When less is more

A particular leitmotif of 2010 is productivity getting more work done with the time and resources available. Often this is about controlling costs, but in the insurance sector in the European Union it is also about adapting to scarcity of resources: with Solvency II looming, there is strong Europe-wide demand for actuarial expertise. If you are looking to hire staff, you may find it hard to get people with the knowledge and experience you need. This was a theme in a list of comments from risk experts earlier this year:

"There is growing concern across the industry that there may not be a sufficient supply of trained and talented professionals to meet the growing demand for risk management skills."
Ed Easop, A M Best
"In the short term, the most difficult part of this will be resourcing finding people with the right skills and experience [...]"
Charl Cronje, Lane Clark & Peacock


When faced with a skill shortage, it is worth looking at how software can help. For example, when I worked at a large insurance company it would take the best part of a day to validate a policy extract, deduplicate it and then append geodemographic codes for mortality modelling. Now I can upload a data file in a matter of minutes and have the computer to do all these things automatically (and then have it email me when it is finished). Another example was Solvency II-style stress tests, which used to take a couple of days to calculate using some model points. Now a thousand portfolio run-offs are possible in around an hour, simulating every policyholder's lifetime individually.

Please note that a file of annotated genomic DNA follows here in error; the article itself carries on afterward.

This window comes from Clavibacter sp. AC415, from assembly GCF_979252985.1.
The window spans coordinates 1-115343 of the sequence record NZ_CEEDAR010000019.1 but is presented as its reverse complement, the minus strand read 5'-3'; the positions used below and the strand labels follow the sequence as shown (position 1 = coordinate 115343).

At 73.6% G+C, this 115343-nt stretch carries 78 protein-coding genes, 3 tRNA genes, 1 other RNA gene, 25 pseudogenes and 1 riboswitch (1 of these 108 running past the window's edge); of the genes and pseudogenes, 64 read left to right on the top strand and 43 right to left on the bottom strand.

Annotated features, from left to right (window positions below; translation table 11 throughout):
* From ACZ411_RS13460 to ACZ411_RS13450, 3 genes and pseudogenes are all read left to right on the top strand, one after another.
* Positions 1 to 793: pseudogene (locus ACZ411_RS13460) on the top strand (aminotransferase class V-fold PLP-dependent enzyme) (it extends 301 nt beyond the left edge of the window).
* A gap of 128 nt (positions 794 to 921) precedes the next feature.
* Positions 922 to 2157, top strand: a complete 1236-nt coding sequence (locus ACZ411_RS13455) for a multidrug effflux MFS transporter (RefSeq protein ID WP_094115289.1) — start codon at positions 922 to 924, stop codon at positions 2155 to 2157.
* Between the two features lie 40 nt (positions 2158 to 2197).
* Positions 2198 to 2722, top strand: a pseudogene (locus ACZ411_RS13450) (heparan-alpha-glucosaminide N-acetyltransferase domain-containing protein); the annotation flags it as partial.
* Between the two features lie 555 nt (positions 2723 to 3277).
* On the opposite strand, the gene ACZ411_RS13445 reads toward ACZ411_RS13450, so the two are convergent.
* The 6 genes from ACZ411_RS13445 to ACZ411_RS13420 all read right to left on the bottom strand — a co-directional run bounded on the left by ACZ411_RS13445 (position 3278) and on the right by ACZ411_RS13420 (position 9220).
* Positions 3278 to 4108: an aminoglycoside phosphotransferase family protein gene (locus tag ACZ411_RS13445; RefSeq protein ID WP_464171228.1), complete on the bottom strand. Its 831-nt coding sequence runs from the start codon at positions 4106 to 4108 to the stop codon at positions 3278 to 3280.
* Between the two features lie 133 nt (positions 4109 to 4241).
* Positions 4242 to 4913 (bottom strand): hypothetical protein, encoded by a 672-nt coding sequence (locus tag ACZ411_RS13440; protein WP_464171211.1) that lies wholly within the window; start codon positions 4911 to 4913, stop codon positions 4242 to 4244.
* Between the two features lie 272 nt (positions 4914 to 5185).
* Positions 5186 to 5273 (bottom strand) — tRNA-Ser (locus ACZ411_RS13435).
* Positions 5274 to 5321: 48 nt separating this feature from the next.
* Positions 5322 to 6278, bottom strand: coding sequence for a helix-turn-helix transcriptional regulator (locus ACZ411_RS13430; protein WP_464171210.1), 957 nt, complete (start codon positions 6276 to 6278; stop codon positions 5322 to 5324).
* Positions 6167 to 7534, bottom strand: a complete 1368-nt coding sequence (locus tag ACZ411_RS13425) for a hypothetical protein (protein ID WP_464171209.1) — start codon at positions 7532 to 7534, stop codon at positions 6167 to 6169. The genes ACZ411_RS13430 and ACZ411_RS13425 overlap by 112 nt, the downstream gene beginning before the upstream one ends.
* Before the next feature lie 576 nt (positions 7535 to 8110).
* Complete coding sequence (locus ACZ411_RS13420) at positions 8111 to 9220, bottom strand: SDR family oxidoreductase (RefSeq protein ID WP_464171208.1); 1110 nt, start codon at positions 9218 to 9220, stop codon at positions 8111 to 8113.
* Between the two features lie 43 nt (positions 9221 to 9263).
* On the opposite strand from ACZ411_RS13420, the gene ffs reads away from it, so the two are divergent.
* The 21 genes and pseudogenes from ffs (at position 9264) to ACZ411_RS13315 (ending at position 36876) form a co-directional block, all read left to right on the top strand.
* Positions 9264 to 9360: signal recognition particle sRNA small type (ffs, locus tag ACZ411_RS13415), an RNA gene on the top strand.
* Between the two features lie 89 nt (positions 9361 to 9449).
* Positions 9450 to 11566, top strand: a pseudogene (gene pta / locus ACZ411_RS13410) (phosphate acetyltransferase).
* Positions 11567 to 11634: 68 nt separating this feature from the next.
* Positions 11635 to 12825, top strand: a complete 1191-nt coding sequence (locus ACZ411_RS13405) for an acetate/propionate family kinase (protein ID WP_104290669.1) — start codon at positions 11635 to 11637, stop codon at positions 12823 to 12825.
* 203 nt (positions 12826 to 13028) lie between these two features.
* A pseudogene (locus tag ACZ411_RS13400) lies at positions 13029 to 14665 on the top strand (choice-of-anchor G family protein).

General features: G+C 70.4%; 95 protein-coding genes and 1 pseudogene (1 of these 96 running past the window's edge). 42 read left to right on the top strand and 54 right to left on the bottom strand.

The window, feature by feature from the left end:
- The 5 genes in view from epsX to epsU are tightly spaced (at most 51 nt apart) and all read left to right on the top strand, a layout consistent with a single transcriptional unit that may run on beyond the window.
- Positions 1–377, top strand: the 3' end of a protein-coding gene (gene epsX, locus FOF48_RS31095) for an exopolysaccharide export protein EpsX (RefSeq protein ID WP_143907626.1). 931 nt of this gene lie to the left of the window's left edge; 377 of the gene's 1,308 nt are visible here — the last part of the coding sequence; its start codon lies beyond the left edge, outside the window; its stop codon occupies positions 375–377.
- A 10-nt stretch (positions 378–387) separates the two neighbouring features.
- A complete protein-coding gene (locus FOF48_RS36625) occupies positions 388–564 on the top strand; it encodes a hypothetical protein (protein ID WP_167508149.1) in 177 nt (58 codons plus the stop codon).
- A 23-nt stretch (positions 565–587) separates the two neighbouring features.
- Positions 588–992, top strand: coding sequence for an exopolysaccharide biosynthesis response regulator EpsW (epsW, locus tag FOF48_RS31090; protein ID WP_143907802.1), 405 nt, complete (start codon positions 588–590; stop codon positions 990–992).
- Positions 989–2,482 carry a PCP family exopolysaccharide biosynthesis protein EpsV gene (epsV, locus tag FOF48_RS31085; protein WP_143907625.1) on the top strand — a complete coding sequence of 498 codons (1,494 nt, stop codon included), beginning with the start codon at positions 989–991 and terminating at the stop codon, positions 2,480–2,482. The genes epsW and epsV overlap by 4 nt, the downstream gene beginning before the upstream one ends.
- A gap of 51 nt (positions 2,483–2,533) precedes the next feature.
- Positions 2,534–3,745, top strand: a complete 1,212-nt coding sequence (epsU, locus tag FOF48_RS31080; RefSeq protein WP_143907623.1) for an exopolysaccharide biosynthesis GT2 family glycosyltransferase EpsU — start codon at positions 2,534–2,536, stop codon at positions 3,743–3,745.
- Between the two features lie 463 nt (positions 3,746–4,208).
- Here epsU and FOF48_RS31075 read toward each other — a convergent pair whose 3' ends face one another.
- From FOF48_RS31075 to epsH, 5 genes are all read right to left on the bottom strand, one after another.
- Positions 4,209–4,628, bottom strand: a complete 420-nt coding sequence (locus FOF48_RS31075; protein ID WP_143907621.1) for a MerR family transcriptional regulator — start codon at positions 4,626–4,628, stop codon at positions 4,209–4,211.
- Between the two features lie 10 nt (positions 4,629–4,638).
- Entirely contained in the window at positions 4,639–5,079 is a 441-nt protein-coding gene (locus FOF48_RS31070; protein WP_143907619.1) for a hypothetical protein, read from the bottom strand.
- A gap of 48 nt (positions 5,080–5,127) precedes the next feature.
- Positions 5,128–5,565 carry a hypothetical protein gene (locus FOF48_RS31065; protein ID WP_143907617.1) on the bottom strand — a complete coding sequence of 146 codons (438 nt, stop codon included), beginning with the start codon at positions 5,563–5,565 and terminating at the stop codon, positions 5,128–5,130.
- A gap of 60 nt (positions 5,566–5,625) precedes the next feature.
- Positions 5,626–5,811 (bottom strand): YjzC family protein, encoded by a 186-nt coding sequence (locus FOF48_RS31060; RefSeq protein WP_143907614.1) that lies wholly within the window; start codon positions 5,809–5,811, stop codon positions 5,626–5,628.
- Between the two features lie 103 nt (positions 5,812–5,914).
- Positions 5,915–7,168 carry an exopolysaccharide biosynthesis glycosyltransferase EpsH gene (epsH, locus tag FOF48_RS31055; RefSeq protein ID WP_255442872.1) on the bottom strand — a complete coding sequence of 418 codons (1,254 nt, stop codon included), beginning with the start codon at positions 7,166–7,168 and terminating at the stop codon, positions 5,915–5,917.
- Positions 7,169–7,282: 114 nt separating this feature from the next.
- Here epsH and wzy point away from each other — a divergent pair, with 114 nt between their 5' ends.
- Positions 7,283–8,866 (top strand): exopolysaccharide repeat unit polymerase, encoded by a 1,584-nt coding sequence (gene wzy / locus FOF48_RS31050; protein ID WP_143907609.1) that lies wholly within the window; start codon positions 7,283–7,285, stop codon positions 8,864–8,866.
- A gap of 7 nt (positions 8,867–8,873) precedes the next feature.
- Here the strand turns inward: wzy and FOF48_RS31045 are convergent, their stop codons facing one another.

Using computers in this way frees up time to work on models and analysis. However, modern software can help even further with expert systems. These are particularly useful in spotting features of data sets or models which might be problematic. Often the expert system will not only highlight the problem, but can suggest what might have caused it and how to go about fixing it. With pressure to do more, and with potentially severe shortages of expertise, it's worth exploring how software can boost the productivity of the people you have.  



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Stephen Richards
Stephen Richards is the Managing Director of Longevitas